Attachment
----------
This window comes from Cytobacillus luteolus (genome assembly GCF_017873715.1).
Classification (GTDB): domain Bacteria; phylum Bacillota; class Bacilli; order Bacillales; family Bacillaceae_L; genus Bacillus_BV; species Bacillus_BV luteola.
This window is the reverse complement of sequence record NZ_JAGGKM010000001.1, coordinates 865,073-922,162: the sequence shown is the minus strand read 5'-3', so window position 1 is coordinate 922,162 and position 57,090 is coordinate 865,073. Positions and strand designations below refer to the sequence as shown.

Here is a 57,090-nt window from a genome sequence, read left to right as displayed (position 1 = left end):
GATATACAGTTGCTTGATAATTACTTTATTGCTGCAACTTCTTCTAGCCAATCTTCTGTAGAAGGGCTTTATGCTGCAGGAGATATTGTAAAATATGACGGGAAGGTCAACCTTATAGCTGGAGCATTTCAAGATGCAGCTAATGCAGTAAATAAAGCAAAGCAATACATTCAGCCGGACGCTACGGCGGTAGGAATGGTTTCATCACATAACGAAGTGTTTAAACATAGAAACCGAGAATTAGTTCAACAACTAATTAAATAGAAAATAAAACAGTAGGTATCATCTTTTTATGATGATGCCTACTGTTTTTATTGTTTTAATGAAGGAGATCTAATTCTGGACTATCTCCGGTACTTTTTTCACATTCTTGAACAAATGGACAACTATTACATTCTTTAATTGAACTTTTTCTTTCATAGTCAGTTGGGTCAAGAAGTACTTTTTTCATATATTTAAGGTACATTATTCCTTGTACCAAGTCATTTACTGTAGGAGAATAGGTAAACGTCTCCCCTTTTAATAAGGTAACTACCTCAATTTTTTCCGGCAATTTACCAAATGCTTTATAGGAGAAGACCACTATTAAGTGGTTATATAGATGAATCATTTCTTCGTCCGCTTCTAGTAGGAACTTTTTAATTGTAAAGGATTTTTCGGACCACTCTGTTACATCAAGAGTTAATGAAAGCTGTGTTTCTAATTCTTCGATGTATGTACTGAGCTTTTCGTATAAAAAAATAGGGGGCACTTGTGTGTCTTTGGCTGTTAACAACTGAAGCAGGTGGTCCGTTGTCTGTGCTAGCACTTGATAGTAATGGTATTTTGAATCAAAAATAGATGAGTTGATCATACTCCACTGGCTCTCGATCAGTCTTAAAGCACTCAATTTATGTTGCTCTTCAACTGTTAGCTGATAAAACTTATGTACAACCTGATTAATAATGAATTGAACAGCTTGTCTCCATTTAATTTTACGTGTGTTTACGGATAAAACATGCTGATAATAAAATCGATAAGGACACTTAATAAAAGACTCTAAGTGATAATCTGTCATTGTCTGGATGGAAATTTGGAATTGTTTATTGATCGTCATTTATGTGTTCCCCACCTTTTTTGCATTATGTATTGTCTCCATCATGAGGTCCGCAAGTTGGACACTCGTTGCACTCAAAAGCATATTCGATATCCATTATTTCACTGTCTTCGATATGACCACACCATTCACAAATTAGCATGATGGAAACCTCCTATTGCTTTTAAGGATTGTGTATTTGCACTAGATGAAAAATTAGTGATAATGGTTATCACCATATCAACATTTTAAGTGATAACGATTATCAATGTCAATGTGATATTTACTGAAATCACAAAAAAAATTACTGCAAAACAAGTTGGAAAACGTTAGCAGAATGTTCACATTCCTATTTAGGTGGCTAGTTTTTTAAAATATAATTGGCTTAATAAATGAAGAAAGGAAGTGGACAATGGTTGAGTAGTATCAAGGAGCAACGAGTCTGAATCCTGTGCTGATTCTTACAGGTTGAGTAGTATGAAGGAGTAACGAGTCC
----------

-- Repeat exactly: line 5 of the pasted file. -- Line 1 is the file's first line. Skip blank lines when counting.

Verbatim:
GATATACAGTTGCTTGATAATTACTTTATTGCTGCAACTTCTTCTAGCCAATCTTCTGTAGAAGGGCTTTATGCTGCAGGAGATATTGTAAAATATGACGGGAAGGTCAACCTTATAGCTGGAGCATTTCAAGATGCAGCTAATGCAGTAAATAAAGCAAAGCAATACATTCAGCCGGACGCTACGGCGGTAGGAATGGTTTCATCACATAACGAAGTGTTTAAACATAGAAACCGAGAATTAGTTCAACAACTAATTAAATAGAAAATAAAACAGTAGGTATCATCTTTTTATGATGATGCCTACTGTTTTTATTGTTTTAATGAAGGAGATCTAATTCTGGACTATCTCCGGTACTTTTTTCACATTCTTGAACAAATGGACAACTATTACATTCTTTAATTGAACTTTTTCTTTCATAGTCAGTTGGGTCAAGAAGTACTTTTTTCATATATTTAAGGTACATTATTCCTTGTACCAAGTCATTTACTGTAGGAGAATAGGTAAACGTCTCCCCTTTTAATAAGGTAACTACCTCAATTTTTTCCGGCAATTTACCAAATGCTTTATAGGAGAAGACCACTATTAAGTGGTTATATAGATGAATCATTTCTTCGTCCGCTTCTAGTAGGAACTTTTTAATTGTAAAGGATTTTTCGGACCACTCTGTTACATCAAGAGTTAATGAAAGCTGTGTTTCTAATTCTTCGATGTATGTACTGAGCTTTTCGTATAAAAAAATAGGGGGCACTTGTGTGTCTTTGGCTGTTAACAACTGAAGCAGGTGGTCCGTTGTCTGTGCTAGCACTTGATAGTAATGGTATTTTGAATCAAAAATAGATGAGTTGATCATACTCCACTGGCTCTCGATCAGTCTTAAAGCACTCAATTTATGTTGCTCTTCAACTGTTAGCTGATAAAACTTATGTACAACCTGATTAATAATGAATTGAACAGCTTGTCTCCATTTAATTTTACGTGTGTTTACGGATAAAACATGCTGATAATAAAATCGATAAGGACACTTAATAAAAGACTCTAAGTGATAATCTGTCATTGTCTGGATGGAAATTTGGAATTGTTTATTGATCGTCATTTATGTGTTCCCCACCTTTTTTGCATTATGTATTGTCTCCATCATGAGGTCCGCAAGTTGGACACTCGTTGCACTCAAAAGCATATTCGATATCCATTATTTCACTGTCTTCGATATGACCACACCATTCACAAATTAGCATGATGGAAACCTCCTATTGCTTTTAAGGATTGTGTATTTGCACTAGATGAAAAATTAGTGATAATGGTTATCACCATATCAACATTTTAAGTGATAACGATTATCAATGTCAATGTGATATTTACTGAAATCACAAAAAAAATTACTGCAAAACAAGTTGGAAAACGTTAGCAGAATGTTCACATTCCTATTTAGGTGGCTAGTTTTTTAAAATATAATTGGCTTAATAAATGAAGAAAGGAAGTGGACAATGGTTGAGTAGTATCAAGGAGCAACGAGTCTGAATCCTGTGCTGATTCTTACAGGTTGAGTAGTATGAAGGAGTAACGAGTCC